When it comes to dream getaways and honeymoon vacations, the Dominican Republic and Jamaica should be two destinations top of most people’s lists. Both of these friendly island paradises can offer amazing experiences, especially if you’re looking for sun, sea, and sand.
However choosing whether to visit the Dominican Republic or Jamaica for that once-in-a-lifetime holiday can be exceptionally difficult. Particularly as these island nations are very different from each other.
Having visited both, we compare the Dominican Republic vs Jamaica below, and show you what each has to offer!
Dominican Republic vs Jamaica: Stunning natural scenery
Both islands have stunning beaches and that picture-perfect white-sand coastline you expect from a dream Caribbean holiday. However, some of the more popular beaches in Jamaica have street sellers that are quite persistent – this is less of a problem in the DR.
The great thing about both of these island nations though, is that they have a lush mountainous inland. That opens up opportunities to do more outside than just sunbathe. Such as hiking and swimming in waterfalls, as well as culture-based activities.
However in Jamaica, the main language spoken is English. In the Dominican Republic it is Spanish, therefore a language barrier may exist for English speakers outside of resorts and tourist areas. However this might not be a problem as the DR is focused on resort holidays. Jamaica, on the other hand, tends to cater for all types of tourists, from backpackers to honeymooners staying in fancy resorts.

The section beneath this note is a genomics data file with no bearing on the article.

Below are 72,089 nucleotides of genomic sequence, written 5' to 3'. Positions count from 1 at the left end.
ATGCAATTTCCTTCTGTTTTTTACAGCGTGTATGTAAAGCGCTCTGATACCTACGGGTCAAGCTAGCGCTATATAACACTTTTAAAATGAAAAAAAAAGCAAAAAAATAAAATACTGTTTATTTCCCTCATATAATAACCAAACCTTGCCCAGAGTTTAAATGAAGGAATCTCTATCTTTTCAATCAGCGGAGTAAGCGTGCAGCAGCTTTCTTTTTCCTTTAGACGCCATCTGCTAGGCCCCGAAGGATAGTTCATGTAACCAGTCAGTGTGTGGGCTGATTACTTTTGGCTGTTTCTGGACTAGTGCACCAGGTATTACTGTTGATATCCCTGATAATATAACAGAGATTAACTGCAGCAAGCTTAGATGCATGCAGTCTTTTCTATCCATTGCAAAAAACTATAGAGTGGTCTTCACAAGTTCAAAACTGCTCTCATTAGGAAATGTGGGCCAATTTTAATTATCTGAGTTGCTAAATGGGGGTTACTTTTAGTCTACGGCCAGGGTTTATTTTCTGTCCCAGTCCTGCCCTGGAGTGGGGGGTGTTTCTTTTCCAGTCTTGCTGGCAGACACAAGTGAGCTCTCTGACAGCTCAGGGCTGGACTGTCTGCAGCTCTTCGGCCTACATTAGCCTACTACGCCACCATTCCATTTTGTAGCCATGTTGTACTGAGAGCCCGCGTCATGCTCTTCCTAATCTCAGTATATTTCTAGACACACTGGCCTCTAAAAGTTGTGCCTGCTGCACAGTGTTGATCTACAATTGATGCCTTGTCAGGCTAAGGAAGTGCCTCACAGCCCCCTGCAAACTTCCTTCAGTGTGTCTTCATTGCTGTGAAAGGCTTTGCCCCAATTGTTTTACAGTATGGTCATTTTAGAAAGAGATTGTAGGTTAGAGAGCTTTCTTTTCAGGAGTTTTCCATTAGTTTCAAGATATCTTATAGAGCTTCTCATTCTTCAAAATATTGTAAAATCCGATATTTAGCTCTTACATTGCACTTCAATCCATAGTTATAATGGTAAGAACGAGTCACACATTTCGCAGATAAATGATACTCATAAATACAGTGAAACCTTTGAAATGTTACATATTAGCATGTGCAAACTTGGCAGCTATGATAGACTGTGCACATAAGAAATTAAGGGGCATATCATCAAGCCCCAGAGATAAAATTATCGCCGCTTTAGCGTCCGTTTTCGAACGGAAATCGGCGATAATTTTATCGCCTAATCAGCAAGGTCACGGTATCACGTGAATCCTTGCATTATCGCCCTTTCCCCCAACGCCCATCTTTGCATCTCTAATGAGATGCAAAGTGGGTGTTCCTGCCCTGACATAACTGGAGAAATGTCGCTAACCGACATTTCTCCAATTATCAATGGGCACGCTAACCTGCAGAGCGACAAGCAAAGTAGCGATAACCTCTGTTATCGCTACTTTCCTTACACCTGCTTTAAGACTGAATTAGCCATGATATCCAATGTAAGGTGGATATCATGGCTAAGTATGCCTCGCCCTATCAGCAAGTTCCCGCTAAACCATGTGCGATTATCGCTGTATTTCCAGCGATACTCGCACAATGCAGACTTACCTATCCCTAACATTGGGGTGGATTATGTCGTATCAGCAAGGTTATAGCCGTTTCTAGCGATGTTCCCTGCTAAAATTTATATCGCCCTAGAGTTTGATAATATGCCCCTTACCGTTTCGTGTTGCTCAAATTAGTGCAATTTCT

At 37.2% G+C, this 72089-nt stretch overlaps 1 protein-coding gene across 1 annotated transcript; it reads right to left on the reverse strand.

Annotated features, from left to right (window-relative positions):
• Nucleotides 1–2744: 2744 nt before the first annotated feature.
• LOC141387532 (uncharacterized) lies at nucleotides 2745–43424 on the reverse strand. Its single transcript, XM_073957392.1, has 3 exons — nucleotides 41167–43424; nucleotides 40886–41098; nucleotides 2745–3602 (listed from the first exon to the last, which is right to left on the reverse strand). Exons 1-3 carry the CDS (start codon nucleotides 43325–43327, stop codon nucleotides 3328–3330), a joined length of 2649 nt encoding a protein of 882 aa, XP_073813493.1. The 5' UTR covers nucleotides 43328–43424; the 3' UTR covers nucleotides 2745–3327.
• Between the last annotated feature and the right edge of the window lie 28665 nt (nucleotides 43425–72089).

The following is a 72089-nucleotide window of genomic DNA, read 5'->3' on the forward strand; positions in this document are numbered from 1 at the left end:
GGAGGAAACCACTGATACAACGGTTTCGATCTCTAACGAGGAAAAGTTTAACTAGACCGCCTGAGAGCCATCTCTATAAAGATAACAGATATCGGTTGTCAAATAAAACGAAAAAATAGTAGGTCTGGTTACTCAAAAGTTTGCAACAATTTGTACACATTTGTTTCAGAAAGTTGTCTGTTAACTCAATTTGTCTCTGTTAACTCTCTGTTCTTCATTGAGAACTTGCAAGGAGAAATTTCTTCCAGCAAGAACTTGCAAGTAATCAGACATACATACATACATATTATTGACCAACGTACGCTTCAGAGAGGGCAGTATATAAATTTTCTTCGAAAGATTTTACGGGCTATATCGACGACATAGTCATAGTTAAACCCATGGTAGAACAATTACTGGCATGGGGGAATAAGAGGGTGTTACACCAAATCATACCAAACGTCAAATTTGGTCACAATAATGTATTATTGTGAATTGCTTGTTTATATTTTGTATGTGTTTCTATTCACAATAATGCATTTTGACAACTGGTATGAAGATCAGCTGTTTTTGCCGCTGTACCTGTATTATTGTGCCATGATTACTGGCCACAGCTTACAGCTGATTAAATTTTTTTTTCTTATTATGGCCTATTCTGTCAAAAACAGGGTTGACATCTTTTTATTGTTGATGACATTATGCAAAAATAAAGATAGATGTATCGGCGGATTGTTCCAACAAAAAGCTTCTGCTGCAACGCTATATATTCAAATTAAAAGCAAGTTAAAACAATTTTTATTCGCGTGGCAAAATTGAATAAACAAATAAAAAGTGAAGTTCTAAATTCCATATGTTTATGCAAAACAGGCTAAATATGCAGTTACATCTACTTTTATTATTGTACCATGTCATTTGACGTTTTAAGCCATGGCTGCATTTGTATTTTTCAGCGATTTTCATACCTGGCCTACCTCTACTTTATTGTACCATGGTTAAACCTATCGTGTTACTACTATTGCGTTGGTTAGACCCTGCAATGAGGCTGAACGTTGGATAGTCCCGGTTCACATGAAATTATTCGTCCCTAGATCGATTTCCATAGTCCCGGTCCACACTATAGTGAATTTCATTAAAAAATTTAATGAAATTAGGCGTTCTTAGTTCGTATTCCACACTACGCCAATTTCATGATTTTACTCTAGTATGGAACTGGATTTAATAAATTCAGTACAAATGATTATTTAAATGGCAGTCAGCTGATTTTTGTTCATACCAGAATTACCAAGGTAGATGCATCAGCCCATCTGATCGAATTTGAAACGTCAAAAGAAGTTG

In terms of safety, both are safe countries, as long as precautions are taken – i.e. avoid unlit areas at night and confrontations with locals. Non-tourist areas in the Dominican Republic do have notable crime rates though.
Regarding cost, the resorts in the Dominican Republic tend to be cheaper than Jamaica. However considering both countries have a large local population, food (away from resorts) and public transport are very reasonably priced. However both are affordable destinations and are included on our list of cheapest Caribbean islands to visit!
Below we look in more detail at what both islands have to offer potential tourists, before showing how each is different culturally, and what to expect.
There’s no doubt the Dominican Republic has marketed itself primarily as a resort destination, and the region of Punta Cana is its crown.
Beaches here, such as Bavaro Beach and Macao Beach, are incredible white-sandy stretches of coastline that are perfect for a day’s swimming and sunbathing. The water is often calm here, but it can get a bit choppy.
For one of the best places to swim in the area, head to Hoyo Azul. This watering hole looks out of this world, and jumping into the clear blue water on a hot day is a must!
Staying in Punta Cana, take a visit to Indigenous Eyes Ecological Reserve. This nature reserve has shady hiking trails and lagoons for swimming.
There are hiking possibilities throughout the island, and for adventurous travelers the Caribbean’s highest peak – Pico Duarte – lies in the center of the Dominican Republic. This 3098 meter mountain has several spectacular hiking trails, which can be walked as part of a hiking tour. We’ve written about hiking Pico Duarte in a previous article which you can find by clicking here.